International Women Human Rights Defenders Day
29 November 2018
GENEVA (28 November 2018) – States must live up to their commitments to protect women human rights defenders, who are increasingly under attack and inadequately protected, a group of UN human rights experts* said. They issued the following joint statement to mark International Women Human Rights Defenders Day on 29 November:
“The current global context of unchecked authoritarianism as well as the rise of populism, of corporate power and of fundamentalist groups are contributing towards closing the space for civil society. This is being done through the enactment of laws and practices that effectively impede human rights work, including the misapplication of certain laws such as counter-terrorism and public assembly laws. In this context, women human rights defenders face additional barriers of economic and structural discrimination and unique challenges driven by deep-rooted discrimination against women and stereotypes entrenched in patriarchal societies related to gender and sexuality.
In addition to the risks of threats, attacks and violence faced by all human rights defenders, women human rights defenders are exposed to specific risks such as sexual violence, defamation, intimidation, including against their family members, in order to deter them from continuing their valuable work. In 2017, Front Line Defenders recorded the killings of 44 women human rights defenders, an increase from 40 in 2016 and 30 in 2015.
Those working on rights contested by fundamentalist groups such as women’s sexual and reproductive health and rights and those denouncing the actions of extractive industries and businesses that often leads to the violation of the rights of specific groups, i.e. indigenous people, racial and ethnic minorities, and rural and other marginalised communities, become at heightened risk of attacks and violence.
Women human rights defenders also face particular threats in conflict and post-conflict situations. Situations of armed conflict, and the subsequent break down of the rule of law, create a dangerous environment for women and girls. Women human rights defenders are pivotal in promoting sustainable peace, yet they are constantly excluded from peace processes and politics, often criminalised, and they experience gender-based violence, which hampers their participation in decision-making processes.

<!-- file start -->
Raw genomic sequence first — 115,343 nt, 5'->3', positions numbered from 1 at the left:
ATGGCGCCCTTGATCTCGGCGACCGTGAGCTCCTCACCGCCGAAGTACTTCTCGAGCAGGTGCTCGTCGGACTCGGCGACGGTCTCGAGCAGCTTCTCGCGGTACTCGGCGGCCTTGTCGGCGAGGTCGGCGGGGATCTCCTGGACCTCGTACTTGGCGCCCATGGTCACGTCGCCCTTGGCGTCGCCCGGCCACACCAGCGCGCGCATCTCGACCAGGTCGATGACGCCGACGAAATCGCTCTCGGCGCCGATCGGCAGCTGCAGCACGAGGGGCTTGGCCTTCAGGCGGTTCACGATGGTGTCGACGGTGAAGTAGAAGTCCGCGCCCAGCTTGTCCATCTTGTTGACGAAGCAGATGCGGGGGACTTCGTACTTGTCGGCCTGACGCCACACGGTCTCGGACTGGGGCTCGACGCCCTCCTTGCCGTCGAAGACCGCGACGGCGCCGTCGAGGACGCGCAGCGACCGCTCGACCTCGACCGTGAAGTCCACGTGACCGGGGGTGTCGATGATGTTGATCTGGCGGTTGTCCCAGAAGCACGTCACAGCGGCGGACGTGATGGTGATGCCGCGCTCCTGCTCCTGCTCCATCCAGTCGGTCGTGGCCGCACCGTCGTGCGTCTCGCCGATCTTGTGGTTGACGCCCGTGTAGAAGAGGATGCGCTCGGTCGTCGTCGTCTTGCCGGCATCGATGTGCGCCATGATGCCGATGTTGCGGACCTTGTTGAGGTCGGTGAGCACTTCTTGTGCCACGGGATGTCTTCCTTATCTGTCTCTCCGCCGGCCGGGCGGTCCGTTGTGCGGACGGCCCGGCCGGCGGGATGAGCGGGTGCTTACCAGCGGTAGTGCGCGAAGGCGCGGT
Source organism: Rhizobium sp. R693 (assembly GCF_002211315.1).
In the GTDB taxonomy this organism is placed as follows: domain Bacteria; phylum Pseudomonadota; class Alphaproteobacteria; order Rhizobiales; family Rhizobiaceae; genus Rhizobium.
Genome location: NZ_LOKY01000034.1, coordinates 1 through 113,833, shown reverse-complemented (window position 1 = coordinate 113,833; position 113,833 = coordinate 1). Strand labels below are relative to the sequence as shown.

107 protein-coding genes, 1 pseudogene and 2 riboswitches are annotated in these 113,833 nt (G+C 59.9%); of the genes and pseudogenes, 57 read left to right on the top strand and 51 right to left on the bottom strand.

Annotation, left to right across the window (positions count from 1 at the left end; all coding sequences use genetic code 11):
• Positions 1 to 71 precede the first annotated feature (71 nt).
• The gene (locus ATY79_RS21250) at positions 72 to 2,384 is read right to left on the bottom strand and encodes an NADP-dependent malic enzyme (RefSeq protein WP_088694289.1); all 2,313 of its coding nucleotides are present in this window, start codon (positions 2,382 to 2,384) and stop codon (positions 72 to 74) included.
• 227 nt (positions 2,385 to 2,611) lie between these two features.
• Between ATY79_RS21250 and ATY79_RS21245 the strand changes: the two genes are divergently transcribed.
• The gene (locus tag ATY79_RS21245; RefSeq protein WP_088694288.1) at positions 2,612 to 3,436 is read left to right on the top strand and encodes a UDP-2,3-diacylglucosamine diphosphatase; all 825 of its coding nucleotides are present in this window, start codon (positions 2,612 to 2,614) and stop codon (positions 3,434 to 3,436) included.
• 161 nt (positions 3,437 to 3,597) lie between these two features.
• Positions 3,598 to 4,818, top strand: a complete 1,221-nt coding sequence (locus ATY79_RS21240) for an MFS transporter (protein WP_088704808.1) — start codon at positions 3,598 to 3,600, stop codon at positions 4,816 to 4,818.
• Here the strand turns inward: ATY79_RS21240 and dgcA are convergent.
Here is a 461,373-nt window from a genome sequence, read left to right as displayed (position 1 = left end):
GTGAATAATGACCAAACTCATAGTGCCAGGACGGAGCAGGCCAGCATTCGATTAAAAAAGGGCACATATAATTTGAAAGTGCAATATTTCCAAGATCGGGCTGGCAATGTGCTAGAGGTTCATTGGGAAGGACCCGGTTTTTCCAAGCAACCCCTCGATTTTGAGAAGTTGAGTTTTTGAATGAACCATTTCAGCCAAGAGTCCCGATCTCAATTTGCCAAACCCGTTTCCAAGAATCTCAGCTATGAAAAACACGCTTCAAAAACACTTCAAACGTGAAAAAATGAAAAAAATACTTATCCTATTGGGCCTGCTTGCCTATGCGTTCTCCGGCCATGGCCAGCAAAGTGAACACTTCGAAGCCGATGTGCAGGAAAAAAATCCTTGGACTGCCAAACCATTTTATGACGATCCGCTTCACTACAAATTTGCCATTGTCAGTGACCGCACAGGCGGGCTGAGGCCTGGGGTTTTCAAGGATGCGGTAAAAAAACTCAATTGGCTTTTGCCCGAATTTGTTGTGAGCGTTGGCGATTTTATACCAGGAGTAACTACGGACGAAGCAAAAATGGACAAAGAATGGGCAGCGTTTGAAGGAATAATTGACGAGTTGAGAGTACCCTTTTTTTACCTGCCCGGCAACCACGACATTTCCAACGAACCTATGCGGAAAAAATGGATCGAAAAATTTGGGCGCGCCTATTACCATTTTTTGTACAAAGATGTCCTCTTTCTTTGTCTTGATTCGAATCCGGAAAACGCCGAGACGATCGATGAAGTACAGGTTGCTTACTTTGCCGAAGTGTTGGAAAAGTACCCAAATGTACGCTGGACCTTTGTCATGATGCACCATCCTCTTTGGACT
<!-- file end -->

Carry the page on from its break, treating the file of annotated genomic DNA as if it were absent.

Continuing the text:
Women human rights defenders often face abuses perpetrated by non-State actors including members of their own family, community and faith-based groups, non-State armed groups, private security agencies, corporations, organised crime.
Women human rights defenders make essential contributions to the effective promotion, protection and realization of international human rights law and play an important role in raising awareness and mobilizing civil society in identifying human rights violations and in contributing to the development of genuine solutions that incorporate a gender perspective.
Women human rights defenders lead movements that have swept the globe calling for gender equality and an end to gender-based violence against women. They have flooded the streets, the airwaves, and the internet with their energy and their testimonials, bringing to light truths that are too often buried in darkness.
They are making immeasurable contributions to the advancement of human rights all over the world. They are raising their voices, frequently at great personal risk, to stand up for human rights and justice for all. Often these women are at the forefront of challenging social and cultural norms that limit women’s human rights. They take stands that are necessary to progress but unpopular, taking on the most powerful and providing support for the most vulnerable.